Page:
Women in Comics: Kate Beaton's Hark! A Vagrant and Mary M. Talbot's Sally Heathcote: Suffragette

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Two of my reading aims for 2015 were to read more written by women and to get back into reading graphic novels and comics. I'd blamed my degree for my decreased reading of everything penned and graphic, but it felt very wrong to blame something on my already-low levels of reading works by women. I know there's been a lot of talk recently in the blogging world, particularly on Twitter (see #ReadWomen for more), about reading more works by women (how many more times can I say women?) and I heartily condone it all. So here are two graphic novels/comics I've read recently written by women! (Spoiler: I loved them both.)

I've been a fan of Kate Beaton's Hark! A Vagrant webcomic for longer than I can remember. My 2014 wall calender was Hark! A Vagrant and I remember having long, hilarious conversations about Beaton's comics after class at uni. We were literature students, and jokes about Hamlet were always going to be funny. To summarise quickly, Hark! A Vagrant is a collection of comedic (read: bloody hilarious) comic strips about literature and historical figures. Most of them highlight the poor decisions of these figures, ones we can thankfully look back and laugh at, and sometimes even relate to. It took me far too long to pick up her physical book (published in 2011, for shame) but I was so glad that I did. Although a lot of it is reprints of her webcomics, I couldn't have cared less. Beaton's talent for making me belly-laugh using simply three panels is beyond me and I will be sure to reread this over and over whenever I'm feeling down. I particularly enjoy her damning portrayals of the characters of The Great Gatsby that really do make you realise how awful they all are. How many of us forgot that Daisy had a daughter throughout the whole novel? Apparently Daisy did too. This got a very easy five stars from me.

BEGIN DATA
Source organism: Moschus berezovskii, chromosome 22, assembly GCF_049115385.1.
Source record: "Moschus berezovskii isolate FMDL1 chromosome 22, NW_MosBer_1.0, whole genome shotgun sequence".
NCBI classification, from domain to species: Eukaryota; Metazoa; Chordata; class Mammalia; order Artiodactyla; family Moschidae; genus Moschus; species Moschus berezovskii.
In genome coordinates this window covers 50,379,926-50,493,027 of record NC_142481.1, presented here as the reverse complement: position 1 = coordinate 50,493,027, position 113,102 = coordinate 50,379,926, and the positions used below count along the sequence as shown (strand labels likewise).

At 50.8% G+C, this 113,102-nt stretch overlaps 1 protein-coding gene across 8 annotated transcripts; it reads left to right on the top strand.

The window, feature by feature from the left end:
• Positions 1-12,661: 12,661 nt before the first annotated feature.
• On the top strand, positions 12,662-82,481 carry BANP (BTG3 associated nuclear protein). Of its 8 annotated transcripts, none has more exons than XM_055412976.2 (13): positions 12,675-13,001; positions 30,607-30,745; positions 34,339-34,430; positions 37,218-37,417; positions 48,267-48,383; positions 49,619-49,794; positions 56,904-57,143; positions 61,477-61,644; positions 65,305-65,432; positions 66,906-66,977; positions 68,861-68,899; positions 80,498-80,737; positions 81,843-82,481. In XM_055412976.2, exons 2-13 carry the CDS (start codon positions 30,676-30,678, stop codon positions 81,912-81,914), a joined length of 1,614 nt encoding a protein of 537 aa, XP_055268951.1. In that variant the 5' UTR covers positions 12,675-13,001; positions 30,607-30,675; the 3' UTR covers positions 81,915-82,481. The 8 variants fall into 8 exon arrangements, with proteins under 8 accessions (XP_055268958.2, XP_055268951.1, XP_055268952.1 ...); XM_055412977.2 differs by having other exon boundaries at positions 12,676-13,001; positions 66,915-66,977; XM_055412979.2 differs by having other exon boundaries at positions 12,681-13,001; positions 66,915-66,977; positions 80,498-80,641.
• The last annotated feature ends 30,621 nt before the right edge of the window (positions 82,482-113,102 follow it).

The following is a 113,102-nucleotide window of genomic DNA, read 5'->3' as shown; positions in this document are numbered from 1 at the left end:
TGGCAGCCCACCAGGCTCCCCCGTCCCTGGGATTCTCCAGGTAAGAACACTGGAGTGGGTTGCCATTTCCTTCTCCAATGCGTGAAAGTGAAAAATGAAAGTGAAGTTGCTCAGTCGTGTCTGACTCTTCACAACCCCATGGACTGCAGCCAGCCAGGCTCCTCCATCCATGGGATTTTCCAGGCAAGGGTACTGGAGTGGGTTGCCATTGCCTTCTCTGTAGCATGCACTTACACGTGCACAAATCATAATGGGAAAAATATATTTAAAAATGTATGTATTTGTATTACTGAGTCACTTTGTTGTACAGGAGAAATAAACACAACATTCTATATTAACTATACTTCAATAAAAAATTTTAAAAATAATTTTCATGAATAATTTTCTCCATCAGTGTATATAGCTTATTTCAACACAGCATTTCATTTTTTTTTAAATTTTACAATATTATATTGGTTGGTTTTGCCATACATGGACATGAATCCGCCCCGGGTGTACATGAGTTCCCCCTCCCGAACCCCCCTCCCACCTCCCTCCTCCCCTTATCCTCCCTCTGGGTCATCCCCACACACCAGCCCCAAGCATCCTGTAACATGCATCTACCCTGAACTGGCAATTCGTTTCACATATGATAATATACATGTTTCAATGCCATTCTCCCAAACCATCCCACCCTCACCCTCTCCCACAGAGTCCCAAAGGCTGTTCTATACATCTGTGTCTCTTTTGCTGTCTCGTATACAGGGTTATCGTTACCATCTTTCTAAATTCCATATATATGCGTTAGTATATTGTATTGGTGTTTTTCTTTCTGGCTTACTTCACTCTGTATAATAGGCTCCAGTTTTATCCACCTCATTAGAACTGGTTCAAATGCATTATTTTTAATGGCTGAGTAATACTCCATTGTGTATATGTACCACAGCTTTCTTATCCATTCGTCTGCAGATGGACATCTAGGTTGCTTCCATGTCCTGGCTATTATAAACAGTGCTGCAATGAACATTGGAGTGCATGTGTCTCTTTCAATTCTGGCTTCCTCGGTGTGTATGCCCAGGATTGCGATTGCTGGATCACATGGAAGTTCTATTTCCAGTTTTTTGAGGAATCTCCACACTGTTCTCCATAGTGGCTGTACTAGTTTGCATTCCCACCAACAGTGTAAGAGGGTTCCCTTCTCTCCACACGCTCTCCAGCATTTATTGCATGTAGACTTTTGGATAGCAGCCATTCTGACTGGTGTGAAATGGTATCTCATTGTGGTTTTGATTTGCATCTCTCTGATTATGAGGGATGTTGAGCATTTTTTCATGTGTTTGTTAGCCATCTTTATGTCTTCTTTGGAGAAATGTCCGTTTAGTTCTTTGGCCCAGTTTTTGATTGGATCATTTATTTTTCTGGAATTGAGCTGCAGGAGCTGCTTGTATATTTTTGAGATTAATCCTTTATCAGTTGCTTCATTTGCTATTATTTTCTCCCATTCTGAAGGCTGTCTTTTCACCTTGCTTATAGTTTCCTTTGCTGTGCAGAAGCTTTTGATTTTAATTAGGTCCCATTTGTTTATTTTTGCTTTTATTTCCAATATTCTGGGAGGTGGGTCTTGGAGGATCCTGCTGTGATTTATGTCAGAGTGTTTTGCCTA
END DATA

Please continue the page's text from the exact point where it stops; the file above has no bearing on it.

On a less humorous note, but also only slightly less enjoyable, is Mary M. Talbot's Sally Heathcote: Suffragette. I met Mary's husband Bryan, also a comic book artist, at a festival many years ago after a talk he gave on what was his most recent creation, Grandville Mon Amour (part of a series about an anthropomorphic Detective Inspector badger, also worth a read). I was unaware Mary was also a comic book artist until I saw Sally Heathcote in my local Waterstones and new I had to have it. It tells the story of a fictional suffragette (who I disappointingly didn't know was fictional until I came to look her up afterwards) and her story from being a young maid to a household name as part of the Suffragist movement. The story is a painful one, at times, covering the treatment of women who both did and did not participate in the rallies run by the Pankhurst's. It also tells the story of the split in the movement between the more radical Women's Suffrage Federation and the original Women's Social and Political Union, which also split the Pankhurst family apart. For the most part I found this graphic novel absorbing and hugely educational, but I can't help but feel that it ended far too abruptly and on a note of romance rather than the main thread of the work. Four stars from me.

M x

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